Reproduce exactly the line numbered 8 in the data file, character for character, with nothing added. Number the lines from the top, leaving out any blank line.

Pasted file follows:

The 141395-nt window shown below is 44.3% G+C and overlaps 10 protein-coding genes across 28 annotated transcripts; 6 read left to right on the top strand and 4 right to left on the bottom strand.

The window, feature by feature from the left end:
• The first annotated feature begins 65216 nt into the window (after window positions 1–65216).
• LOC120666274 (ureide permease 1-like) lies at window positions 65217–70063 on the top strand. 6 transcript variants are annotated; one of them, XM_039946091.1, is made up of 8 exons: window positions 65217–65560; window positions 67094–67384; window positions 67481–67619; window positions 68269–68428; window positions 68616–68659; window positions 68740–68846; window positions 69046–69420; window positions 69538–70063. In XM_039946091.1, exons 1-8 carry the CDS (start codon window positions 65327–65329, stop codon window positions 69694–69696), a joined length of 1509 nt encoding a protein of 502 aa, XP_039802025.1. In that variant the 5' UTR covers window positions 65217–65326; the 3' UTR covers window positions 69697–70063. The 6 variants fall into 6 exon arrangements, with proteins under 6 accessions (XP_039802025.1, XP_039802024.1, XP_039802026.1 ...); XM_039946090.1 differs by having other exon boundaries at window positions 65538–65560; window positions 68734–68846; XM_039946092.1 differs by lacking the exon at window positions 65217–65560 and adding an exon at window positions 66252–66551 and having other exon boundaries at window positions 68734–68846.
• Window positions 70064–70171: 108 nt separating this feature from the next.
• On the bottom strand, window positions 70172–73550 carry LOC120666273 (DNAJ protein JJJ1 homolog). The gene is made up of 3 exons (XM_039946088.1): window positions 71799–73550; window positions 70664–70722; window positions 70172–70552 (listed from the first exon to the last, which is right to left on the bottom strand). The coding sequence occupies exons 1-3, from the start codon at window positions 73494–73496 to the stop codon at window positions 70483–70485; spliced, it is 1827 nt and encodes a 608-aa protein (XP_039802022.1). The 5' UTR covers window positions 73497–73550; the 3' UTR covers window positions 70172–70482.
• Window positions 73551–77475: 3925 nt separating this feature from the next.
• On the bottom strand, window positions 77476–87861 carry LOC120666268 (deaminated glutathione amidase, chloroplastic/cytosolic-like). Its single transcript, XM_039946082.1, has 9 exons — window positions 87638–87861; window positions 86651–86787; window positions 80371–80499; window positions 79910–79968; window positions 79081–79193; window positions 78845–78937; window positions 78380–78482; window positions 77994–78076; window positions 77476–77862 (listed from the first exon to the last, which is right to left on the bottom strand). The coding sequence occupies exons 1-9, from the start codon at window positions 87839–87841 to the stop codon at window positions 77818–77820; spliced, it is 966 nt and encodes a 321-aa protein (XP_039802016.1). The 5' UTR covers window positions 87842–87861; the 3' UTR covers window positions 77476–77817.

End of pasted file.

• On the bottom strand, window positions 77476–87861 carry LOC120666268 (deaminated glutathione amidase, chloroplastic/cytosolic-like). Its single transcript, XM_039946082.1, has 9 exons — window positions 87638–87861; window positions 86651–86787; window positions 80371–80499; window positions 79910–79968; window positions 79081–79193; window positions 78845–78937; window positions 78380–78482; window positions 77994–78076; window positions 77476–77862 (listed from the first exon to the last, which is right to left on the bottom strand). The coding sequence occupies exons 1-9, from the start codon at window positions 87839–87841 to the stop codon at window positions 77818–77820; spliced, it is 966 nt and encodes a 321-aa protein (XP_039802016.1). The 5' UTR covers window positions 87842–87861; the 3' UTR covers window positions 77476–77817.